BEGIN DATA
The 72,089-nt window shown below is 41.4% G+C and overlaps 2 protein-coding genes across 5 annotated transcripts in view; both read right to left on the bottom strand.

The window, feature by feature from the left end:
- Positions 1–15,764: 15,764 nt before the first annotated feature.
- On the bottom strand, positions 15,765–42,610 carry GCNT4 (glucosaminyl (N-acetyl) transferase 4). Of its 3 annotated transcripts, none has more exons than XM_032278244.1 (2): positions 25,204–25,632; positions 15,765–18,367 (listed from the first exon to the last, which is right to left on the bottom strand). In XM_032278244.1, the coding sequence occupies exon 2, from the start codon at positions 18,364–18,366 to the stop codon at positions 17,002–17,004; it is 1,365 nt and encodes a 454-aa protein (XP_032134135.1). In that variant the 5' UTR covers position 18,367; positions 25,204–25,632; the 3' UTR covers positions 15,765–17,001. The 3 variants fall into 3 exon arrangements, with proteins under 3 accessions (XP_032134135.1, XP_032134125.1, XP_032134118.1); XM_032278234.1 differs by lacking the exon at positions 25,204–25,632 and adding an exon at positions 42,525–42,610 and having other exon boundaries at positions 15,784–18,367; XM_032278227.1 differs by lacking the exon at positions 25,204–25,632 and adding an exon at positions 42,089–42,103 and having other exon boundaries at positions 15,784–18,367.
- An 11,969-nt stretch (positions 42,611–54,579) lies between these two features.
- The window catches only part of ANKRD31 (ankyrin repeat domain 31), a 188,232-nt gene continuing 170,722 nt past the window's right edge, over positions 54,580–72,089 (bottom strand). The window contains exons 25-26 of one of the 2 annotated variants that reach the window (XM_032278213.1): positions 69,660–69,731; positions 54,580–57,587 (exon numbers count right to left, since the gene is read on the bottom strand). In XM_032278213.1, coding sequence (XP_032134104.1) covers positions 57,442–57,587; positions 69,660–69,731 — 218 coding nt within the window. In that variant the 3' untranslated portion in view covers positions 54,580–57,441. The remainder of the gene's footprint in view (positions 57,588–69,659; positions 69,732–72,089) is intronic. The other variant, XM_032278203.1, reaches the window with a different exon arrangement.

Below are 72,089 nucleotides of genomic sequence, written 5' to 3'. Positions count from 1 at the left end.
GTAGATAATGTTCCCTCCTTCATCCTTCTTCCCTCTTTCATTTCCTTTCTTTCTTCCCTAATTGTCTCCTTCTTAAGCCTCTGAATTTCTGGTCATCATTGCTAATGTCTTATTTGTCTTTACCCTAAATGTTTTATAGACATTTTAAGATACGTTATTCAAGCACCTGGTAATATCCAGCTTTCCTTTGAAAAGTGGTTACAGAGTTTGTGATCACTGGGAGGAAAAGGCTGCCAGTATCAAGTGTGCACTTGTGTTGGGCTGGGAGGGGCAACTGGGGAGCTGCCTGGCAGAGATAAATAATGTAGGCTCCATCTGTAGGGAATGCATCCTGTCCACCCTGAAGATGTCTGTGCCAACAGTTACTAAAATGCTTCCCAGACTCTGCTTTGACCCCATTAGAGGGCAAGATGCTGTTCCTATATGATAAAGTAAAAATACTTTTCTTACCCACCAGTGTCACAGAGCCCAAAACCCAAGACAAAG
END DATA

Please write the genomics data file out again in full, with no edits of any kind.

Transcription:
The 72,089-nt window shown below is 41.4% G+C and overlaps 2 protein-coding genes across 5 annotated transcripts in view; both read right to left on the bottom strand.

The window, feature by feature from the left end:
- Positions 1–15,764: 15,764 nt before the first annotated feature.
- On the bottom strand, positions 15,765–42,610 carry GCNT4 (glucosaminyl (N-acetyl) transferase 4). Of its 3 annotated transcripts, none has more exons than XM_032278244.1 (2): positions 25,204–25,632; positions 15,765–18,367 (listed from the first exon to the last, which is right to left on the bottom strand). In XM_032278244.1, the coding sequence occupies exon 2, from the start codon at positions 18,364–18,366 to the stop codon at positions 17,002–17,004; it is 1,365 nt and encodes a 454-aa protein (XP_032134135.1). In that variant the 5' UTR covers position 18,367; positions 25,204–25,632; the 3' UTR covers positions 15,765–17,001. The 3 variants fall into 3 exon arrangements, with proteins under 3 accessions (XP_032134135.1, XP_032134125.1, XP_032134118.1); XM_032278234.1 differs by lacking the exon at positions 25,204–25,632 and adding an exon at positions 42,525–42,610 and having other exon boundaries at positions 15,784–18,367; XM_032278227.1 differs by lacking the exon at positions 25,204–25,632 and adding an exon at positions 42,089–42,103 and having other exon boundaries at positions 15,784–18,367.
- An 11,969-nt stretch (positions 42,611–54,579) lies between these two features.
- The window catches only part of ANKRD31 (ankyrin repeat domain 31), a 188,232-nt gene continuing 170,722 nt past the window's right edge, over positions 54,580–72,089 (bottom strand). The window contains exons 25-26 of one of the 2 annotated variants that reach the window (XM_032278213.1): positions 69,660–69,731; positions 54,580–57,587 (exon numbers count right to left, since the gene is read on the bottom strand). In XM_032278213.1, coding sequence (XP_032134104.1) covers positions 57,442–57,587; positions 69,660–69,731 — 218 coding nt within the window. In that variant the 3' untranslated portion in view covers positions 54,580–57,441. The remainder of the gene's footprint in view (positions 57,588–69,659; positions 69,732–72,089) is intronic. The other variant, XM_032278203.1, reaches the window with a different exon arrangement.

Below are 72,089 nucleotides of genomic sequence, written 5' to 3'. Positions count from 1 at the left end.
GTAGATAATGTTCCCTCCTTCATCCTTCTTCCCTCTTTCATTTCCTTTCTTTCTTCCCTAATTGTCTCCTTCTTAAGCCTCTGAATTTCTGGTCATCATTGCTAATGTCTTATTTGTCTTTACCCTAAATGTTTTATAGACATTTTAAGATACGTTATTCAAGCACCTGGTAATATCCAGCTTTCCTTTGAAAAGTGGTTACAGAGTTTGTGATCACTGGGAGGAAAAGGCTGCCAGTATCAAGTGTGCACTTGTGTTGGGCTGGGAGGGGCAACTGGGGAGCTGCCTGGCAGAGATAAATAATGTAGGCTCCATCTGTAGGGAATGCATCCTGTCCACCCTGAAGATGTCTGTGCCAACAGTTACTAAAATGCTTCCCAGACTCTGCTTTGACCCCATTAGAGGGCAAGATGCTGTTCCTATATGATAAAGTAAAAATACTTTTCTTACCCACCAGTGTCACAGAGCCCAAAACCCAAGACAAAG